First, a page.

Monday, 24 April 2017

Agility needs a strategy

Agility is another idea frequently posited as being superior to strategy.

The argument goes that the world is changing too quickly for long-term plans and strategy to add value, and that firms should instead just focus on being agile and quick to respond to change.

Once again, I think that this presents a false dichotomy. (See also False dichotomies and the noise before defeat.)

Agility is not an alternative to strategy. In fact, as a goal, agility itself requires a strategy:
  1. What should firms do in order to become (more) agile?
  2. How should firms avoid the pitfalls of agility?
  3. How do firms decide where to pivot and where to stick? etc.
Agility is a fairly well-developed concept in the field of software engineering and development. A cursory review of the literature will reveal how many different approaches and methodologies for agility there are. Each has pros and cons and is likely to be relatively more or less suitable under different circumstances. That same literature is also full of cautionary tales of firms who have failed to implement these approaches well.

Strategy itself is not only about the long term. Strategy should also be about the here and now. In fact, one of the advantages of a solid strategy process is that it ensure that the myriad decisions that firms face on a daily basis can more easily be made in a way which aligns towards a common goal.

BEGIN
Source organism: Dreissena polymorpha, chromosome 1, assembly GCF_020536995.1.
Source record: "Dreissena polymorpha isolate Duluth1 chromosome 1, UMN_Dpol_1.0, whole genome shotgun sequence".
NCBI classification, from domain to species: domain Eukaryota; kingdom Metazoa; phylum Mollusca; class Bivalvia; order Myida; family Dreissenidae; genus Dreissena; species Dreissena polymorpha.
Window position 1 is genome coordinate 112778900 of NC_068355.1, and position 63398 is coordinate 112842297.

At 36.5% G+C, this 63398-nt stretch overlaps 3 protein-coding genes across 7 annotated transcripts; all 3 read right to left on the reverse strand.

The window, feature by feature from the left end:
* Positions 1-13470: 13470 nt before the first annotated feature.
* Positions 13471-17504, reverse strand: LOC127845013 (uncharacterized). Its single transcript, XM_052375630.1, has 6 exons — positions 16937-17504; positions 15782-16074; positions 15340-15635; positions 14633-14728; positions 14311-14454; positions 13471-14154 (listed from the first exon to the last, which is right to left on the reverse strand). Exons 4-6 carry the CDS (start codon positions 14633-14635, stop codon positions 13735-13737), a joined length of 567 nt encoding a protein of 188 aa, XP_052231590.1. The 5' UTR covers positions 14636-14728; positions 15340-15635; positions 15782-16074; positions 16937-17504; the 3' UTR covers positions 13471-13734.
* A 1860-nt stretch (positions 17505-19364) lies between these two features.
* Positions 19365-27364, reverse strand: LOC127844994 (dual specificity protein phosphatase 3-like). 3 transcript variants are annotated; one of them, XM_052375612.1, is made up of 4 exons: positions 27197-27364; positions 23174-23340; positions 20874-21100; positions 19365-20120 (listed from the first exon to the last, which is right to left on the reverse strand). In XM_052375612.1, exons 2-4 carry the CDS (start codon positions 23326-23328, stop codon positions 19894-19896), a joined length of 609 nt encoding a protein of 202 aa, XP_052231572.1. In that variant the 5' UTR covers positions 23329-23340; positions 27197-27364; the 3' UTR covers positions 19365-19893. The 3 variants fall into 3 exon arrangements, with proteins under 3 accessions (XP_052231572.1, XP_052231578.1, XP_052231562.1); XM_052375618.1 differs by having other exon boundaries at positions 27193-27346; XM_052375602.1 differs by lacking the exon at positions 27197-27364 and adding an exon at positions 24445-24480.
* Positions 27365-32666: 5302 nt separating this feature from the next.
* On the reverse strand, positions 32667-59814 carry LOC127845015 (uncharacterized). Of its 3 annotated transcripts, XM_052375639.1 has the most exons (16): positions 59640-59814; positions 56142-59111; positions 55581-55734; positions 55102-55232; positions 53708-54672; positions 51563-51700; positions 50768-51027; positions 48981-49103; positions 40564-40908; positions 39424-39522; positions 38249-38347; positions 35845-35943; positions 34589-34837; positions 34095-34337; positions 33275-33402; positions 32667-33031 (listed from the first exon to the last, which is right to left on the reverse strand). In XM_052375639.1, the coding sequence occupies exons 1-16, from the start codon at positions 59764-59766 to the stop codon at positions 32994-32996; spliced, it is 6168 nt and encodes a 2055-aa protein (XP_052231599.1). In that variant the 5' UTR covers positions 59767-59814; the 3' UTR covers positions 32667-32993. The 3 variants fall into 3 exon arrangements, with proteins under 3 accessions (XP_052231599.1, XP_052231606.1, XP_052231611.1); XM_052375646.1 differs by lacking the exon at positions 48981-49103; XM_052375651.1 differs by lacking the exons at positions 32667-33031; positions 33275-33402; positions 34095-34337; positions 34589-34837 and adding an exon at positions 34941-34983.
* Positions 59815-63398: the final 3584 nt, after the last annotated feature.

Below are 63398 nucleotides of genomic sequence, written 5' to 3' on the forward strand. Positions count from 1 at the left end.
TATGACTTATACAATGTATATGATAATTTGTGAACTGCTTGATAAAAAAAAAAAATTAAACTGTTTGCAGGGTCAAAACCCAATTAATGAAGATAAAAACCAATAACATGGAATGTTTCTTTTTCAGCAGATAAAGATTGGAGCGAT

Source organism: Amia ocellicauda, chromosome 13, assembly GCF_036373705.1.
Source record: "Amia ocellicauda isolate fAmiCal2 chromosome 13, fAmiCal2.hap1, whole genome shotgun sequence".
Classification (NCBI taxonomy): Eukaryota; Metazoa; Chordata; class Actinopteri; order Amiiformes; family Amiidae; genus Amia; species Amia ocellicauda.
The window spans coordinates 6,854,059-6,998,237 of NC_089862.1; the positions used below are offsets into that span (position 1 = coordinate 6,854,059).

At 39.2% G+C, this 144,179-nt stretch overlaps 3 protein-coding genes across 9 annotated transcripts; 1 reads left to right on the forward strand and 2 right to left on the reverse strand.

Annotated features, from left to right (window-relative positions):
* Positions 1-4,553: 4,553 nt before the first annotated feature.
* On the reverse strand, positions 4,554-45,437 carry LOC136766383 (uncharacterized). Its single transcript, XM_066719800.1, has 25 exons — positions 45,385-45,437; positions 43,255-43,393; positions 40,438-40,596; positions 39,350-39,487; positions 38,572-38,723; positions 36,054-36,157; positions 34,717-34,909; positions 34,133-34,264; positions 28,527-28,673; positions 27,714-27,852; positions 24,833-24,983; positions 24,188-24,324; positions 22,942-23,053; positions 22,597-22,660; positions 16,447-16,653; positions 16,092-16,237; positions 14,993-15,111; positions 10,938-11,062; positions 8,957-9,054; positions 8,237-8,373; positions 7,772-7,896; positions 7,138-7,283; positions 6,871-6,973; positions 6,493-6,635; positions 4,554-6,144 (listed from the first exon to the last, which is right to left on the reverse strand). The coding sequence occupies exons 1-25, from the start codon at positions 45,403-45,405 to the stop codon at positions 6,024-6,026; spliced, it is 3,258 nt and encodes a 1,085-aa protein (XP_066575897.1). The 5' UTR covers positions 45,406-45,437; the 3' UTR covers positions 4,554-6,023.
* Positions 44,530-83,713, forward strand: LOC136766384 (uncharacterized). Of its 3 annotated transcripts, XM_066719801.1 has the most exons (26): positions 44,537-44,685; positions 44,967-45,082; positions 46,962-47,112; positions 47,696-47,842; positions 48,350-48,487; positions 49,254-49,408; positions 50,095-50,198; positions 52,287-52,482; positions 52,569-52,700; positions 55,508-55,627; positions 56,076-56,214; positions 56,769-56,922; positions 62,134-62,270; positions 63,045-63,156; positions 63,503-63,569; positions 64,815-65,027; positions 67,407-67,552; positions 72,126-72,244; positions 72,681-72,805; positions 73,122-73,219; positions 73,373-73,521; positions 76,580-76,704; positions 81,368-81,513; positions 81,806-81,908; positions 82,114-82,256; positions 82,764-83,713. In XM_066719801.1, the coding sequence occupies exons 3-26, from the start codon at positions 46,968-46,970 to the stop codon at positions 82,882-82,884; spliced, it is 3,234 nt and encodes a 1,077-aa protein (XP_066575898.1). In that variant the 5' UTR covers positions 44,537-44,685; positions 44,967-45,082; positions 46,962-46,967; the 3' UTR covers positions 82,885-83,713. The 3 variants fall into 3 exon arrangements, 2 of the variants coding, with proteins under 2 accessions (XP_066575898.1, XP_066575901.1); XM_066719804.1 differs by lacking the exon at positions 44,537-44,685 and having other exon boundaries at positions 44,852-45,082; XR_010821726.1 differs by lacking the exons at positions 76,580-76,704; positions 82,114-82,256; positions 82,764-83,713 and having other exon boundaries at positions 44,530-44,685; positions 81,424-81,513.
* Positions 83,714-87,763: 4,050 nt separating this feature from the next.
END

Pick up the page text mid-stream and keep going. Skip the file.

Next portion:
Strategy facilitates agility. When faced with an unforeseen event, stakeholders can more quickly agree which responses most closely align with the strategy and respond more quickly and with greater confidence and alignment. Contrast this with a firm which makes each and every decision independently - decisions will likely take longer, and may involve frequent changes of direction and even reversals.

However, agility often conceals strategy. Commentators easily observe apparently agile changes without appreciating the underlying strategy which guides them. As Sun Tzu said:

All men can see these tactics whereby I conquer, but what none can see is the strategy out of which victory is evolved.